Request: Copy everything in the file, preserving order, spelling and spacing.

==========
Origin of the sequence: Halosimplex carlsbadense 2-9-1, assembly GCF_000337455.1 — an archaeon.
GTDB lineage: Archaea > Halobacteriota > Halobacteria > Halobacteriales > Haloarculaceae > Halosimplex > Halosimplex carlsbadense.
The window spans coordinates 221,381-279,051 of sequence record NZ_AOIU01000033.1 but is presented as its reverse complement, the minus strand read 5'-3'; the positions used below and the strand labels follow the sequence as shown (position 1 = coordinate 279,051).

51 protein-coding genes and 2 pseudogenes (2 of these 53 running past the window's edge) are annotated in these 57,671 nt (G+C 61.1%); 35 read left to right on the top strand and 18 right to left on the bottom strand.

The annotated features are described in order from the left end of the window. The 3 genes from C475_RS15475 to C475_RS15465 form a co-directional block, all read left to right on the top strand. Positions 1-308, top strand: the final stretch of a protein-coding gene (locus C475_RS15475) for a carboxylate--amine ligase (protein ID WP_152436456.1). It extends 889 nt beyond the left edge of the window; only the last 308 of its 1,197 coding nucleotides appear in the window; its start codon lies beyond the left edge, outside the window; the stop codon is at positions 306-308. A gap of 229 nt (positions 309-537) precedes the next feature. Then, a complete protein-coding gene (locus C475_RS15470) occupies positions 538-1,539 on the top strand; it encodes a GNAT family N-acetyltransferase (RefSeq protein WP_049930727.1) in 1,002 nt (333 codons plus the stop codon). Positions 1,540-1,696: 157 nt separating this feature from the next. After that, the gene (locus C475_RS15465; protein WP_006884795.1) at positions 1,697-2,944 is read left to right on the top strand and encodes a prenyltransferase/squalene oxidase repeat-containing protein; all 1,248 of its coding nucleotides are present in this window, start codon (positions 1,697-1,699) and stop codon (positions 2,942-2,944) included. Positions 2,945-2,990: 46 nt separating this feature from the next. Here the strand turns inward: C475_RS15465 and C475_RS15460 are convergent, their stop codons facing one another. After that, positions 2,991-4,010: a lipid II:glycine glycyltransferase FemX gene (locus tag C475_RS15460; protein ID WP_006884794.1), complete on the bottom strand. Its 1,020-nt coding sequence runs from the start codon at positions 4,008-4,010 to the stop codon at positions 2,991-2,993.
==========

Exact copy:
Origin of the sequence: Halosimplex carlsbadense 2-9-1, assembly GCF_000337455.1 — an archaeon.
GTDB lineage: Archaea > Halobacteriota > Halobacteria > Halobacteriales > Haloarculaceae > Halosimplex > Halosimplex carlsbadense.
The window spans coordinates 221,381-279,051 of sequence record NZ_AOIU01000033.1 but is presented as its reverse complement, the minus strand read 5'-3'; the positions used below and the strand labels follow the sequence as shown (position 1 = coordinate 279,051).

51 protein-coding genes and 2 pseudogenes (2 of these 53 running past the window's edge) are annotated in these 57,671 nt (G+C 61.1%); 35 read left to right on the top strand and 18 right to left on the bottom strand.

The annotated features are described in order from the left end of the window. The 3 genes from C475_RS15475 to C475_RS15465 form a co-directional block, all read left to right on the top strand. Positions 1-308, top strand: the final stretch of a protein-coding gene (locus C475_RS15475) for a carboxylate--amine ligase (protein ID WP_152436456.1). It extends 889 nt beyond the left edge of the window; only the last 308 of its 1,197 coding nucleotides appear in the window; its start codon lies beyond the left edge, outside the window; the stop codon is at positions 306-308. A gap of 229 nt (positions 309-537) precedes the next feature. Then, a complete protein-coding gene (locus C475_RS15470) occupies positions 538-1,539 on the top strand; it encodes a GNAT family N-acetyltransferase (RefSeq protein WP_049930727.1) in 1,002 nt (333 codons plus the stop codon). Positions 1,540-1,696: 157 nt separating this feature from the next. After that, the gene (locus C475_RS15465; protein WP_006884795.1) at positions 1,697-2,944 is read left to right on the top strand and encodes a prenyltransferase/squalene oxidase repeat-containing protein; all 1,248 of its coding nucleotides are present in this window, start codon (positions 1,697-1,699) and stop codon (positions 2,942-2,944) included. Positions 2,945-2,990: 46 nt separating this feature from the next. Here the strand turns inward: C475_RS15465 and C475_RS15460 are convergent, their stop codons facing one another. After that, positions 2,991-4,010: a lipid II:glycine glycyltransferase FemX gene (locus tag C475_RS15460; protein ID WP_006884794.1), complete on the bottom strand. Its 1,020-nt coding sequence runs from the start codon at positions 4,008-4,010 to the stop codon at positions 2,991-2,993.